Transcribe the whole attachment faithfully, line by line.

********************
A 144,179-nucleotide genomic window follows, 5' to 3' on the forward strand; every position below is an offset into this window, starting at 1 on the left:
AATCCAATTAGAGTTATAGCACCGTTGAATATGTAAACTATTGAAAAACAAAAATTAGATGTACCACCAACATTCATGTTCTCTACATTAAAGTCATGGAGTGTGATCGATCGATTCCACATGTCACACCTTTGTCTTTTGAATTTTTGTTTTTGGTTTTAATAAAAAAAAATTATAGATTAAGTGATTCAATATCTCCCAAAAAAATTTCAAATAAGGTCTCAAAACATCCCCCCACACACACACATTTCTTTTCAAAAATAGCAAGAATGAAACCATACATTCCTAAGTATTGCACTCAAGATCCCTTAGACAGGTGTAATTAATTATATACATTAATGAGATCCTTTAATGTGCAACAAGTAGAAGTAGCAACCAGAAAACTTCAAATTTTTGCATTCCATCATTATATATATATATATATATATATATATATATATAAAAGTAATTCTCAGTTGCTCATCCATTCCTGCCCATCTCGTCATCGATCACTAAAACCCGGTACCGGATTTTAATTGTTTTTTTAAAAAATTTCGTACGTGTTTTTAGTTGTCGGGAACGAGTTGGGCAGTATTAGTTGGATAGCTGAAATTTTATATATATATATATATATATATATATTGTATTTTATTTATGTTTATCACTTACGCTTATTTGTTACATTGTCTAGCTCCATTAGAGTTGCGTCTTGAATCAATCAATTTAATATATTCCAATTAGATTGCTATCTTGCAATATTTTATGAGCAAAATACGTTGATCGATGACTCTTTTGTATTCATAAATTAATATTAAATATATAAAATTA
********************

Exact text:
A 144,179-nucleotide genomic window follows, 5' to 3' on the forward strand; every position below is an offset into this window, starting at 1 on the left:
AATCCAATTAGAGTTATAGCACCGTTGAATATGTAAACTATTGAAAAACAAAAATTAGATGTACCACCAACATTCATGTTCTCTACATTAAAGTCATGGAGTGTGATCGATCGATTCCACATGTCACACCTTTGTCTTTTGAATTTTTGTTTTTGGTTTTAATAAAAAAAAATTATAGATTAAGTGATTCAATATCTCCCAAAAAAATTTCAAATAAGGTCTCAAAACATCCCCCCACACACACACATTTCTTTTCAAAAATAGCAAGAATGAAACCATACATTCCTAAGTATTGCACTCAAGATCCCTTAGACAGGTGTAATTAATTATATACATTAATGAGATCCTTTAATGTGCAACAAGTAGAAGTAGCAACCAGAAAACTTCAAATTTTTGCATTCCATCATTATATATATATATATATATATATATATATATATAAAAGTAATTCTCAGTTGCTCATCCATTCCTGCCCATCTCGTCATCGATCACTAAAACCCGGTACCGGATTTTAATTGTTTTTTTAAAAAATTTCGTACGTGTTTTTAGTTGTCGGGAACGAGTTGGGCAGTATTAGTTGGATAGCTGAAATTTTATATATATATATATATATATATATATTGTATTTTATTTATGTTTATCACTTACGCTTATTTGTTACATTGTCTAGCTCCATTAGAGTTGCGTCTTGAATCAATCAATTTAATATATTCCAATTAGATTGCTATCTTGCAATATTTTATGAGCAAAATACGTTGATCGATGACTCTTTTGTATTCATAAATTAATATTAAATATATAAAATTA